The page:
St. Bart's




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Nov 04, 2012

A Tale of Two Cities and Two Laws

A Tale of Two Cities and Two Laws

Preacher: The Reverend Matthew Moretz


It seems like two weeks since we last gathered together, before we heard of the impending closure of the subways, before we heard the call to evacuate portions of the city, before we hunkered down with a fair measure of dread and a heaping helping of prayer, wondering what particular kind of chaos the indomitable Hurricane Sandy would bring to our lives. An entire swath of our nation was vulnerable. The winds scoured the trees and buildings. The waters rose, overwhelming our tunnels. The lights went out. The sands shifted. Fires burned. So many homes lost. People died. A taste of apocalypse.


When the sky cleared, at least here, it was, and in some places remains, a tale of two cities. The City of the Bereft and the City of the Sheltered. A patchwork of two areas: one severely affected and suffering from the disaster, whose lives would be forever altered; and the other, whose boundaries (including St. Bart’s) were barely affected, and who could return to business as usual. And that stark contrast has been and continues to be an occasion for great acts of generosity and hospitality, a time of patience. But, the contrast is also an occasion of understandable bitterness springing forth from the Bereft.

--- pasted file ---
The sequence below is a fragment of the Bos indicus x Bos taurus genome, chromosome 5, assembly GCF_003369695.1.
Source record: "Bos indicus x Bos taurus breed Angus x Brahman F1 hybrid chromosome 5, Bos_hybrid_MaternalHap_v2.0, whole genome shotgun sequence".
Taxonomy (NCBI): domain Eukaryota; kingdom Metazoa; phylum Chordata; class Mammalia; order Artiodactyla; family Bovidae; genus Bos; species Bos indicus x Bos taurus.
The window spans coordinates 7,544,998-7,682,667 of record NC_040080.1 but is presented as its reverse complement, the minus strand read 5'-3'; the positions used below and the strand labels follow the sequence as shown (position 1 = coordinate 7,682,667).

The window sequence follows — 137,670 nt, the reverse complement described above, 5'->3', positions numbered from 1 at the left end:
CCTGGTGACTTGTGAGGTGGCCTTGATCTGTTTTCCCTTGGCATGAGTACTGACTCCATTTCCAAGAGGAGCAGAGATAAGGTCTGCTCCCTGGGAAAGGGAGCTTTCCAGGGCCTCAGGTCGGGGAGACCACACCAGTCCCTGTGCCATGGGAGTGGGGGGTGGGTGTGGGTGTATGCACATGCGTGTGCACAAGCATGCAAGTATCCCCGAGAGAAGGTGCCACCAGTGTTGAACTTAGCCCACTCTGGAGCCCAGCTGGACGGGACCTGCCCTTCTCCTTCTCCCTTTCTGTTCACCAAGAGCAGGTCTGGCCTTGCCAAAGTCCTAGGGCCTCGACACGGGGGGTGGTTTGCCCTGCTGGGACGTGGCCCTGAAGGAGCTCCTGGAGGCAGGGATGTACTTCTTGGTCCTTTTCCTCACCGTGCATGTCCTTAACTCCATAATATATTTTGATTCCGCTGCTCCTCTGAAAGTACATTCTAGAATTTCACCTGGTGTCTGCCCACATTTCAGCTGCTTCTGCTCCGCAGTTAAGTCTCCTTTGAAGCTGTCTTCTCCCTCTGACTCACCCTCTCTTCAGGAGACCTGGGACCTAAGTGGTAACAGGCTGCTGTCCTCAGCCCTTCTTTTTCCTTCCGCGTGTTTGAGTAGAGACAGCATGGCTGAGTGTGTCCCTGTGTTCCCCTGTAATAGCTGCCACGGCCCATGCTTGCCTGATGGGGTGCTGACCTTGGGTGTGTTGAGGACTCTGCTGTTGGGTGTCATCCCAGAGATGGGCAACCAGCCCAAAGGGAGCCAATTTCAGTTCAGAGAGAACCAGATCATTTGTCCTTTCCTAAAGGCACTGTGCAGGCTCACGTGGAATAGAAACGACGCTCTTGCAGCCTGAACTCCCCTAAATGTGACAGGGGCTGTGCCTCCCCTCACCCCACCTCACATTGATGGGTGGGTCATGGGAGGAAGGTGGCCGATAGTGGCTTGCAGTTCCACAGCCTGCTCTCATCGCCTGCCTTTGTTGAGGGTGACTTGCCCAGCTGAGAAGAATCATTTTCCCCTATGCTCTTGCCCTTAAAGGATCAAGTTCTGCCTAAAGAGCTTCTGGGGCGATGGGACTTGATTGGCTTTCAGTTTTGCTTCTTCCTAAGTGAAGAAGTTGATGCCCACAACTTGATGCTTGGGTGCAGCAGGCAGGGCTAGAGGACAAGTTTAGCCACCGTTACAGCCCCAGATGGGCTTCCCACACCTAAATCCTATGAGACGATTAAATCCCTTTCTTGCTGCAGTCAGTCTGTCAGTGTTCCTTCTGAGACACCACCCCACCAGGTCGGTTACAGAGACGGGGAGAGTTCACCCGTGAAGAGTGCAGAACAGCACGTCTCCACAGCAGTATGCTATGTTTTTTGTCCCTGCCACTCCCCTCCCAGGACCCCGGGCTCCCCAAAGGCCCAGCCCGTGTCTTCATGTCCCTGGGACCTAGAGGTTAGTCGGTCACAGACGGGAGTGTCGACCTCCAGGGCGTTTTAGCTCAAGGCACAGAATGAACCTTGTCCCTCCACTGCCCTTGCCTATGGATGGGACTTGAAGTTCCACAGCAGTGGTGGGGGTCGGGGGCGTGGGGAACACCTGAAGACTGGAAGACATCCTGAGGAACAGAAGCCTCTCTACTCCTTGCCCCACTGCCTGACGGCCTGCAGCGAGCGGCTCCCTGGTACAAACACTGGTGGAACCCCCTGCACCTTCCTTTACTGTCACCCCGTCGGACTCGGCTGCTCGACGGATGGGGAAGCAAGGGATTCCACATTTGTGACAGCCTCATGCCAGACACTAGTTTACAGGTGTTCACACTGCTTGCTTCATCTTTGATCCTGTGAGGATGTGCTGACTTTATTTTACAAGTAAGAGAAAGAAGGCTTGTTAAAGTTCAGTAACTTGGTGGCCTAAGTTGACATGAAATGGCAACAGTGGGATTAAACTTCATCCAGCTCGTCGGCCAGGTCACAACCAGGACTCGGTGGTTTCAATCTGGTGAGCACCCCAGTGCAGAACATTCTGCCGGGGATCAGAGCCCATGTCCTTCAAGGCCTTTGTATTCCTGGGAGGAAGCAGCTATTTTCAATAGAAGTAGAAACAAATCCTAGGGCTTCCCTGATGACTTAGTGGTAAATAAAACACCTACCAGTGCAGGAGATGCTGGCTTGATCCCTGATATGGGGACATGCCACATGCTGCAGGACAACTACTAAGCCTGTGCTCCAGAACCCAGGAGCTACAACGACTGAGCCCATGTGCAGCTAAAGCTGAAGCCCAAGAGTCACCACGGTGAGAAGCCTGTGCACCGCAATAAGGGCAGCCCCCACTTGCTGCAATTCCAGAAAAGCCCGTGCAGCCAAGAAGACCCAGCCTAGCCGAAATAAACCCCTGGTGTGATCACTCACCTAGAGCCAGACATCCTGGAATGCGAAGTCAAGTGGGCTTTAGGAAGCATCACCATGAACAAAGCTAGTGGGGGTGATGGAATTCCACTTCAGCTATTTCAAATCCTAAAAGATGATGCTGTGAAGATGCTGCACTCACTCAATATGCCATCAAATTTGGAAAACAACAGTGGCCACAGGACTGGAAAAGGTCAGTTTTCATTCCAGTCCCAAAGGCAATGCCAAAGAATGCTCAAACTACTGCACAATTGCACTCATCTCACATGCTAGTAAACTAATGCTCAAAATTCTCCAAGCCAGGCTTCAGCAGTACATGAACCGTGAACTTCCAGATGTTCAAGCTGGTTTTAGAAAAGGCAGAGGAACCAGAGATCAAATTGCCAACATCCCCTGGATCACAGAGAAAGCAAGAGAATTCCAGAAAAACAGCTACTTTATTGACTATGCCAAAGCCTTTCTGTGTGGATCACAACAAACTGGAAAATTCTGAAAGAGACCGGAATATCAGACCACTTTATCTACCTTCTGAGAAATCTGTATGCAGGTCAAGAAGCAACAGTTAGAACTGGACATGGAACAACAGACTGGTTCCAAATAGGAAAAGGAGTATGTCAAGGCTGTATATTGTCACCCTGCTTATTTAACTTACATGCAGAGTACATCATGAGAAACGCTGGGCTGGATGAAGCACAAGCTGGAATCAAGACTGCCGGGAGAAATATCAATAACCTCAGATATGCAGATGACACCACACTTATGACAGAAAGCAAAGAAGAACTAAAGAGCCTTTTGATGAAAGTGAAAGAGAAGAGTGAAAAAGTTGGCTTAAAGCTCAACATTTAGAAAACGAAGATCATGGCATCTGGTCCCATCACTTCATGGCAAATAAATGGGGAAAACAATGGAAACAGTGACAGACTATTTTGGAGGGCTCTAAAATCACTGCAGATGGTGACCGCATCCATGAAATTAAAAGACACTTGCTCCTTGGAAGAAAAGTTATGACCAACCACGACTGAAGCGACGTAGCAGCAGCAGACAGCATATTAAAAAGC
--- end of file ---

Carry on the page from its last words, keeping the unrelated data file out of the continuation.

I don’t know about you, but I had a palpable sense over the past week that the bonds of our common life were becoming strained. Our city works fine, until it doesn’t. And we have a massive crisis to consider. And my prayers for our city’s speedy restoration grow that much more fervent. My prayers are part of it. But when things fall apart like this, what are we Christians called to do? How do we act in times when our civilization is wounded in such deep ways?


For one, if we are familiar with our Gospels, we shouldn’t be surprised that things like this can and do happen. I remind you how apocalyptic the preaching of Jesus was. It is so uncomfortable to recall, and many preachers avoid this aspect, but I believe it is the underpinning of a robust spirituality in a world such as ours. Often Christ called us to be mindful of an impending collapse of the old, with a concurrent emergence of the new. He proclaimed that the coming of God, the fruition of God’s purposes for us, would mean that everything would have to change. Nothing would be safe or untouched. The monumental Temple would be changed. Even the great and terrible Empire would be changed.


And, unbelievably, he was quite frank about the contrasts involved in these cataclysmic times. One time he spoke about the coming of God as a great flood, as in the time of Noah. “Then two will be in the field; one will be taken and one will be left. Two women will be grinding meal together; one will be taken and one will be left. Keep awake therefore, for you do not know on what day your Lord is coming. But understand this: if the owner of the house had known in what part of the night the thief was coming, he would have stayed awake and would not have let his house be broken into. Therefore you also must be ready, for the Son of Man is coming at an unexpected hour.”